Dorhauer went on to apologize for his great, great grandfather’s participation in depriving others of their God-given rights of life, liberty, and the pursuit of happiness. “I am truly sorry for all that has been done in the Dorhauer clan to use our white privilege as a weapon against others.”
And then John promised that he would devote the rest of his life to rewriting what it means to be a Dorhauer. “These [vows] are genuine, authentic and committed to all with earnestness and passion.”
To say as a church that we are not only spiritual but also religious is to say to those around us “Yes, we confess that Christianity has caused harm and hurt, and that this is still happening. As Christians ourselves, as disciples of the Jesus who sets us free and calls us to set others free, we pledge to use whatever power, whatever influence, whatever creative capacity we possess to renounce past and present injustices and to do what must be done to correct them.”
A vivid example of this is taking place now as progressive and enlightened churches engage in calling out those American Christians and their denominations who helped elect a President whose behaviors and policies stand in stark contrast to the teachings at the heart of Christian scripture and tradition.
Churches like ours are no different in spirit than John Dorhauer who, upon seeing the wrong in his family, has committed himself to correct it.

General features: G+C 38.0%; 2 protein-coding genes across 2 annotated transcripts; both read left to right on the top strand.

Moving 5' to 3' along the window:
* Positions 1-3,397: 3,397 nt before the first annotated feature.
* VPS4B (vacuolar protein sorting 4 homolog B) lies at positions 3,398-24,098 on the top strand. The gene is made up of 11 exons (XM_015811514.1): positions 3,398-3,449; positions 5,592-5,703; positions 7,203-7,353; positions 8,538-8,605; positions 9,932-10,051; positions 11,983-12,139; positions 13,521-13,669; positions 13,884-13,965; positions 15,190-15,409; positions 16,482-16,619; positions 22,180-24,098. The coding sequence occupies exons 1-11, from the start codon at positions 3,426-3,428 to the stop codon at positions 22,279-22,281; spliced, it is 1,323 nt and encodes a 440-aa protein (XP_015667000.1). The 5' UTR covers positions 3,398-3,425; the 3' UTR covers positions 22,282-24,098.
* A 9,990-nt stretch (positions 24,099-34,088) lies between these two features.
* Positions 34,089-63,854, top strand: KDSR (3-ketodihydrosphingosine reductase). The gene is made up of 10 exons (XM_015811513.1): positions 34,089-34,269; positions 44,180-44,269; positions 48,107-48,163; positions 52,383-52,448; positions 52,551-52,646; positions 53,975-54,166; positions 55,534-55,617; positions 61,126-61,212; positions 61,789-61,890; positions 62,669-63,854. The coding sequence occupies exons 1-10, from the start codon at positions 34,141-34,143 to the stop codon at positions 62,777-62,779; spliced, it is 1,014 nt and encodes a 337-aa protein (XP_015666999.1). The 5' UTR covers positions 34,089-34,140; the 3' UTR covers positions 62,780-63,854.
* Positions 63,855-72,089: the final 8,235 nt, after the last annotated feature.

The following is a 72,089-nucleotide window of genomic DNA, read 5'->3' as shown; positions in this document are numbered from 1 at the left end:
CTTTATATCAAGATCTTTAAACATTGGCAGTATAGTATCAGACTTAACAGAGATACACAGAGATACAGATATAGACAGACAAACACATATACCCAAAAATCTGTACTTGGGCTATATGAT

We do this not because it’s politically correct, and certainly not because it’s easy—because it’s not, but because our relationship with the Living God, the God of our experience and inheritance, calls us to this sacred, necessary work.
In this way, we are no different from Jesus who challenged his faith to become, well, more faithful, more aligned with the God he experienced and whose will and ways were alive in Jewish scripture and tradition.
At a time when many have lost faith in Christianity—too often for good reason—our church exists to participate with the Holy Spirit and like-valued churches in the redemption of our tradition wherever it has committed or is now committing sins against humanity and creation.
We cannot deny the damage done and presently being done in Christ’s name. Neither can we shrug and walk away, as many have, washing our hands of this ancient faith.
Christianity will not be changed, transformed, made more Christ-like by the complaints and criticisms of those who never belonged or who have given up and left. Not that their viewpoints are not valid. They are.
But if we are to challenge the church, our best and most useful tools are the words of the prophets and the psalmists. Our best and most useful tools are the stories that rise up out of our tradition, including the example and teachings of Jesus, thousands of years old and yet still as potent and relevant as ever.
To say we are spiritual is to say that active connection with the Holy is both our birthright and our responsibility.
To say we are religious is to say that what lies at the heart of our tradition is living, available, and grounding—offering us lives, both individually and together, that are filled with meaning and perspective that spirituality alone cannot supply.
We are Spiritual and we are Religious. One informs the other, informs the other, informs the other. Like the braiding of a cord, like living stones built upon the great cornerstone of Christ, the “and” in what we are exploring today is what makes for our greater strength and usefulness we live into our living faith.
Heaven knows, the world has always needed this. Now perhaps more than ever.